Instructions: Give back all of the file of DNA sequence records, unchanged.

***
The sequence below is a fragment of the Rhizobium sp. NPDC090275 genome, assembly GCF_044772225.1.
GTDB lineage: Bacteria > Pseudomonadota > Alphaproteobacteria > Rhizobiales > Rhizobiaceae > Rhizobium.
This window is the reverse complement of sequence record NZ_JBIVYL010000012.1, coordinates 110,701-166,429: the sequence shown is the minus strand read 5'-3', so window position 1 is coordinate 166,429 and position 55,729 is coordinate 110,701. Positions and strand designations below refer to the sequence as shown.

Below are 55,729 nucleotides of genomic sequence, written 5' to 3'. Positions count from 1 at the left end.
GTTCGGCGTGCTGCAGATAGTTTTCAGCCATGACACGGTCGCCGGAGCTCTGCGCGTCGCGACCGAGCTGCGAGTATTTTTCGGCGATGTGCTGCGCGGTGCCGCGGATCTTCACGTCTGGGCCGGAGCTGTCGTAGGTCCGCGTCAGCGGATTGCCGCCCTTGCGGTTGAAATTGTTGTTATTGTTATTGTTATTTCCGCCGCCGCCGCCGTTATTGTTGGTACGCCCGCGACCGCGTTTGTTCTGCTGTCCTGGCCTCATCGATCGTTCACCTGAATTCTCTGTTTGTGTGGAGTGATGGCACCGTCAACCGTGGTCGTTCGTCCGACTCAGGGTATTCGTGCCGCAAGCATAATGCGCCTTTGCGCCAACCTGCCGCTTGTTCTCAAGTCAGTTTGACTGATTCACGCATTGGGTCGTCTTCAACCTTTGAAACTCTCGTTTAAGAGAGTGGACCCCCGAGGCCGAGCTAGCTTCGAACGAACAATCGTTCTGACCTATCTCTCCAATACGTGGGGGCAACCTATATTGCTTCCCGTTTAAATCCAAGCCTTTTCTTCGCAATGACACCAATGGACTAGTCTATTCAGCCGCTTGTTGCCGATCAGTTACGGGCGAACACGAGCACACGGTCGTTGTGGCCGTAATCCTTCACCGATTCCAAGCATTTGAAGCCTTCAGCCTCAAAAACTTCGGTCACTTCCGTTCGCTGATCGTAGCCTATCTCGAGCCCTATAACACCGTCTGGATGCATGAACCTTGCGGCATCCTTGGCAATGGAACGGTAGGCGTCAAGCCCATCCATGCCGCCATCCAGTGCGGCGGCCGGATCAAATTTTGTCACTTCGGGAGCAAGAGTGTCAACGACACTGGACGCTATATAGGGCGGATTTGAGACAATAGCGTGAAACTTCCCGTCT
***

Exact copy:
The sequence below is a fragment of the Rhizobium sp. NPDC090275 genome, assembly GCF_044772225.1.
GTDB lineage: Bacteria > Pseudomonadota > Alphaproteobacteria > Rhizobiales > Rhizobiaceae > Rhizobium.
This window is the reverse complement of sequence record NZ_JBIVYL010000012.1, coordinates 110,701-166,429: the sequence shown is the minus strand read 5'-3', so window position 1 is coordinate 166,429 and position 55,729 is coordinate 110,701. Positions and strand designations below refer to the sequence as shown.

Below are 55,729 nucleotides of genomic sequence, written 5' to 3'. Positions count from 1 at the left end.
GTTCGGCGTGCTGCAGATAGTTTTCAGCCATGACACGGTCGCCGGAGCTCTGCGCGTCGCGACCGAGCTGCGAGTATTTTTCGGCGATGTGCTGCGCGGTGCCGCGGATCTTCACGTCTGGGCCGGAGCTGTCGTAGGTCCGCGTCAGCGGATTGCCGCCCTTGCGGTTGAAATTGTTGTTATTGTTATTGTTATTTCCGCCGCCGCCGCCGTTATTGTTGGTACGCCCGCGACCGCGTTTGTTCTGCTGTCCTGGCCTCATCGATCGTTCACCTGAATTCTCTGTTTGTGTGGAGTGATGGCACCGTCAACCGTGGTCGTTCGTCCGACTCAGGGTATTCGTGCCGCAAGCATAATGCGCCTTTGCGCCAACCTGCCGCTTGTTCTCAAGTCAGTTTGACTGATTCACGCATTGGGTCGTCTTCAACCTTTGAAACTCTCGTTTAAGAGAGTGGACCCCCGAGGCCGAGCTAGCTTCGAACGAACAATCGTTCTGACCTATCTCTCCAATACGTGGGGGCAACCTATATTGCTTCCCGTTTAAATCCAAGCCTTTTCTTCGCAATGACACCAATGGACTAGTCTATTCAGCCGCTTGTTGCCGATCAGTTACGGGCGAACACGAGCACACGGTCGTTGTGGCCGTAATCCTTCACCGATTCCAAGCATTTGAAGCCTTCAGCCTCAAAAACTTCGGTCACTTCCGTTCGCTGATCGTAGCCTATCTCGAGCCCTATAACACCGTCTGGATGCATGAACCTTGCGGCATCCTTGGCAATGGAACGGTAGGCGTCAAGCCCATCCATGCCGCCATCCAGTGCGGCGGCCGGATCAAATTTTGTCACTTCGGGAGCAAGAGTGTCAACGACACTGGACGCTATATAGGGCGGATTTGAGACAATAGCGTGAAACTTCCCGTCT